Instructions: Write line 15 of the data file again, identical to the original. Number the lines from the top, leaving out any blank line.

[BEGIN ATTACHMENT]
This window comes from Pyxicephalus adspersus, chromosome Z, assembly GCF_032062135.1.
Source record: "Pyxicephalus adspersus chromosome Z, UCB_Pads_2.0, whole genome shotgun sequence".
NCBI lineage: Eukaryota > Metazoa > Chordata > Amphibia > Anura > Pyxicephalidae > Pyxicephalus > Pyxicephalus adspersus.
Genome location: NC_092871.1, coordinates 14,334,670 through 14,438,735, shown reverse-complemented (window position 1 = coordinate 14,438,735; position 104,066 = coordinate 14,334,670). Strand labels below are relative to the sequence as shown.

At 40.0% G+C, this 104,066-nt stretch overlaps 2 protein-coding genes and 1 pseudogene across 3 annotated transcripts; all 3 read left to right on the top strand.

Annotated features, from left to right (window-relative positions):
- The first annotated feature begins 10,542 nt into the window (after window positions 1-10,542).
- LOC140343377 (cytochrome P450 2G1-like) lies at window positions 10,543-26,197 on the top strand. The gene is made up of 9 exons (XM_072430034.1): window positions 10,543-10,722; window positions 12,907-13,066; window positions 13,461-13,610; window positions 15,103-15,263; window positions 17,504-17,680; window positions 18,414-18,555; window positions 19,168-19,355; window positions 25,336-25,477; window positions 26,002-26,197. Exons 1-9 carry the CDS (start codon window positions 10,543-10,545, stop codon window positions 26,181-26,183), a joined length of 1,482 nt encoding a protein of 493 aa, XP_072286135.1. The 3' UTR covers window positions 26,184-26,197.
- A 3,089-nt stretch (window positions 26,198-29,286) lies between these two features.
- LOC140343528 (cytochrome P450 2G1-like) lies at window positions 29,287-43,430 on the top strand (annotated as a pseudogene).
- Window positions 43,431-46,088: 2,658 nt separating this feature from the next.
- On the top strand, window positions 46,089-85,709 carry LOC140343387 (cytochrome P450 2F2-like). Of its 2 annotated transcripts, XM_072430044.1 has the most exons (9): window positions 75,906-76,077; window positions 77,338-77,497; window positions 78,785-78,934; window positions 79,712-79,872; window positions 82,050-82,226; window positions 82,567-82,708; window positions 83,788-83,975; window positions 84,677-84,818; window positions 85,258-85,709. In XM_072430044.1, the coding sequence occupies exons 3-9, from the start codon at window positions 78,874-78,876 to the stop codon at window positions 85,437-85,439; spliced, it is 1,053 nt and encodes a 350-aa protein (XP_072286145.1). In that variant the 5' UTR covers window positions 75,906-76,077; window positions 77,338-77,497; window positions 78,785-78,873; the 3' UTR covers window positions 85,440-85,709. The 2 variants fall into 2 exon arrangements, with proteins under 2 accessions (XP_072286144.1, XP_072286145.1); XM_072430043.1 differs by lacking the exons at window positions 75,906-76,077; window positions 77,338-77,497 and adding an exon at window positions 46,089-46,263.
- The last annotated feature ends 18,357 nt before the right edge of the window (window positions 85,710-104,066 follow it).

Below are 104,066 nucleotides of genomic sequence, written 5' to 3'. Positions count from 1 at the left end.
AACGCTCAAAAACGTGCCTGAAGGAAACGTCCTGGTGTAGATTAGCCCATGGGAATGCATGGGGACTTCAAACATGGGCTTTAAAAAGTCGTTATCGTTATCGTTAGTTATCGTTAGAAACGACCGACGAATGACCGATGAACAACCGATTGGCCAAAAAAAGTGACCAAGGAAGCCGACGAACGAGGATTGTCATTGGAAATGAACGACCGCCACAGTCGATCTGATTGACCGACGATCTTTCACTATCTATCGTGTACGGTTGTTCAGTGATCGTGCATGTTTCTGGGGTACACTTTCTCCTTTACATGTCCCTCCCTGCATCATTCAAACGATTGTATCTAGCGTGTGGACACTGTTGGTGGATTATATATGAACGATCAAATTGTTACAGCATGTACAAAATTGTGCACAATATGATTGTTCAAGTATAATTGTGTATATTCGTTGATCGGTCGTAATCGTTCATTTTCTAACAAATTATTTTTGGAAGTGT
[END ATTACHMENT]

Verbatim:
AACGCTCAAAAACGTGCCTGAAGGAAACGTCCTGGTGTAGATTAGCCCATGGGAATGCATGGGGACTTCAAACATGGGCTTTAAAAAGTCGTTATCGTTATCGTTAGTTATCGTTAGAAACGACCGACGAATGACCGATGAACAACCGATTGGCCAAAAAAAGTGACCAAGGAAGCCGACGAACGAGGATTGTCATTGGAAATGAACGACCGCCACAGTCGATCTGATTGACCGACGATCTTTCACTATCTATCGTGTACGGTTGTTCAGTGATCGTGCATGTTTCTGGGGTACACTTTCTCCTTTACATGTCCCTCCCTGCATCATTCAAACGATTGTATCTAGCGTGTGGACACTGTTGGTGGATTATATATGAACGATCAAATTGTTACAGCATGTACAAAATTGTGCACAATATGATTGTTCAAGTATAATTGTGTATATTCGTTGATCGGTCGTAATCGTTCATTTTCTAACAAATTATTTTTGGAAGTGT